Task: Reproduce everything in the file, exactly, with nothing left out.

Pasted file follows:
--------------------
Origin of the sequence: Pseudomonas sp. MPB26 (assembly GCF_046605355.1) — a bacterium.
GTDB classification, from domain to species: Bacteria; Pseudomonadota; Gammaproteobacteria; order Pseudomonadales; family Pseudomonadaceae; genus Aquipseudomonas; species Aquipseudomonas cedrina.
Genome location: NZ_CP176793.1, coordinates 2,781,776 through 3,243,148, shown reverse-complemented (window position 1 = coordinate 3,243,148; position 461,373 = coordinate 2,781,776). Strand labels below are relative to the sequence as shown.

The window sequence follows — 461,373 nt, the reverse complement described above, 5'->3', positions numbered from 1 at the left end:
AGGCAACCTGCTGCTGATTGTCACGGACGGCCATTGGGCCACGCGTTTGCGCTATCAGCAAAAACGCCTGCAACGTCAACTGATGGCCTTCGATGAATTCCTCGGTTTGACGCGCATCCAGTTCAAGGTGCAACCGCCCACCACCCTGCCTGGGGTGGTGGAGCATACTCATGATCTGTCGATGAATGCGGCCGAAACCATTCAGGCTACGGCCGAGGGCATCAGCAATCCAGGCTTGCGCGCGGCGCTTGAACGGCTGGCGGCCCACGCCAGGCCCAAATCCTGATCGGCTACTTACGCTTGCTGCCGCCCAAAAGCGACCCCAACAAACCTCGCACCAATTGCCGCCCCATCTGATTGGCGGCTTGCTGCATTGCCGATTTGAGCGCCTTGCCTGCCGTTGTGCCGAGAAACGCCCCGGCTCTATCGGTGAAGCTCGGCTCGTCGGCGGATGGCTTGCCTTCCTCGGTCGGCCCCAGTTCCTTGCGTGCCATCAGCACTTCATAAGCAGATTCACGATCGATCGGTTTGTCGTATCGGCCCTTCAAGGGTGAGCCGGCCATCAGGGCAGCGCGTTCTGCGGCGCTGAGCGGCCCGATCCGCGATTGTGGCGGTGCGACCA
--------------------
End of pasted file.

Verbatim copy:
Origin of the sequence: Pseudomonas sp. MPB26 (assembly GCF_046605355.1) — a bacterium.
GTDB classification, from domain to species: Bacteria; Pseudomonadota; Gammaproteobacteria; order Pseudomonadales; family Pseudomonadaceae; genus Aquipseudomonas; species Aquipseudomonas cedrina.
Genome location: NZ_CP176793.1, coordinates 2,781,776 through 3,243,148, shown reverse-complemented (window position 1 = coordinate 3,243,148; position 461,373 = coordinate 2,781,776). Strand labels below are relative to the sequence as shown.

The window sequence follows — 461,373 nt, the reverse complement described above, 5'->3', positions numbered from 1 at the left end:
AGGCAACCTGCTGCTGATTGTCACGGACGGCCATTGGGCCACGCGTTTGCGCTATCAGCAAAAACGCCTGCAACGTCAACTGATGGCCTTCGATGAATTCCTCGGTTTGACGCGCATCCAGTTCAAGGTGCAACCGCCCACCACCCTGCCTGGGGTGGTGGAGCATACTCATGATCTGTCGATGAATGCGGCCGAAACCATTCAGGCTACGGCCGAGGGCATCAGCAATCCAGGCTTGCGCGCGGCGCTTGAACGGCTGGCGGCCCACGCCAGGCCCAAATCCTGATCGGCTACTTACGCTTGCTGCCGCCCAAAAGCGACCCCAACAAACCTCGCACCAATTGCCGCCCCATCTGATTGGCGGCTTGCTGCATTGCCGATTTGAGCGCCTTGCCTGCCGTTGTGCCGAGAAACGCCCCGGCTCTATCGGTGAAGCTCGGCTCGTCGGCGGATGGCTTGCCTTCCTCGGTCGGCCCCAGTTCCTTGCGTGCCATCAGCACTTCATAAGCAGATTCACGATCGATCGGTTTGTCGTATCGGCCCTTCAAGGGTGAGCCGGCCATCAGGGCAGCGCGTTCTGCGGCGCTGAGCGGCCCGATCCGCGATTGTGGCGGTGCGACCA